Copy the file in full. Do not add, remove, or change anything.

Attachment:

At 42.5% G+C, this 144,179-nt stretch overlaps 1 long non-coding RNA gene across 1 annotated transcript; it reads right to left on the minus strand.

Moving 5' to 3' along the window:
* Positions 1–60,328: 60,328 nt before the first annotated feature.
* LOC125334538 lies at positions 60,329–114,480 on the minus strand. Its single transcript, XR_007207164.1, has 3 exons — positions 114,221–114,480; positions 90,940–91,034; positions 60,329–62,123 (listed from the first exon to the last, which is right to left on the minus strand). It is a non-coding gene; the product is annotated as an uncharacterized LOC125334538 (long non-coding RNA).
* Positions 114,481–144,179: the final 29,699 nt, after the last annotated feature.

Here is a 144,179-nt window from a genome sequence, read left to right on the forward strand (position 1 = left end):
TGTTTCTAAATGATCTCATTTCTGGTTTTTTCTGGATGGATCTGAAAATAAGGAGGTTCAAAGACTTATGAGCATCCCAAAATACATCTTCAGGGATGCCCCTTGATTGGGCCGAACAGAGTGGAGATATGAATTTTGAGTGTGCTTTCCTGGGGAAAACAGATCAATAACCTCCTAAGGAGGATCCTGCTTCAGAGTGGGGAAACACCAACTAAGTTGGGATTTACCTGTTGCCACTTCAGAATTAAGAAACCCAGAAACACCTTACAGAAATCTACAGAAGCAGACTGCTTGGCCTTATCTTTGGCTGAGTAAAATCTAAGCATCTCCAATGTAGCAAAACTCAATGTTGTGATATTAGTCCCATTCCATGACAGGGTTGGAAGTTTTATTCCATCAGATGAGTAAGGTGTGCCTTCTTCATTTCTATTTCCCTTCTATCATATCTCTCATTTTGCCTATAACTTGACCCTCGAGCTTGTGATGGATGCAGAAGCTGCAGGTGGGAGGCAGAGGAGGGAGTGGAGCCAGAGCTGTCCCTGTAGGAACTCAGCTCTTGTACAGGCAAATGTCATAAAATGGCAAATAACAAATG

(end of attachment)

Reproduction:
At 42.5% G+C, this 144,179-nt stretch overlaps 1 long non-coding RNA gene across 1 annotated transcript; it reads right to left on the minus strand.

Moving 5' to 3' along the window:
* Positions 1–60,328: 60,328 nt before the first annotated feature.
* LOC125334538 lies at positions 60,329–114,480 on the minus strand. Its single transcript, XR_007207164.1, has 3 exons — positions 114,221–114,480; positions 90,940–91,034; positions 60,329–62,123 (listed from the first exon to the last, which is right to left on the minus strand). It is a non-coding gene; the product is annotated as an uncharacterized LOC125334538 (long non-coding RNA).
* Positions 114,481–144,179: the final 29,699 nt, after the last annotated feature.

Here is a 144,179-nt window from a genome sequence, read left to right on the forward strand (position 1 = left end):
TGTTTCTAAATGATCTCATTTCTGGTTTTTTCTGGATGGATCTGAAAATAAGGAGGTTCAAAGACTTATGAGCATCCCAAAATACATCTTCAGGGATGCCCCTTGATTGGGCCGAACAGAGTGGAGATATGAATTTTGAGTGTGCTTTCCTGGGGAAAACAGATCAATAACCTCCTAAGGAGGATCCTGCTTCAGAGTGGGGAAACACCAACTAAGTTGGGATTTACCTGTTGCCACTTCAGAATTAAGAAACCCAGAAACACCTTACAGAAATCTACAGAAGCAGACTGCTTGGCCTTATCTTTGGCTGAGTAAAATCTAAGCATCTCCAATGTAGCAAAACTCAATGTTGTGATATTAGTCCCATTCCATGACAGGGTTGGAAGTTTTATTCCATCAGATGAGTAAGGTGTGCCTTCTTCATTTCTATTTCCCTTCTATCATATCTCTCATTTTGCCTATAACTTGACCCTCGAGCTTGTGATGGATGCAGAAGCTGCAGGTGGGAGGCAGAGGAGGGAGTGGAGCCAGAGCTGTCCCTGTAGGAACTCAGCTCTTGTACAGGCAAATGTCATAAAATGGCAAATAACAAATG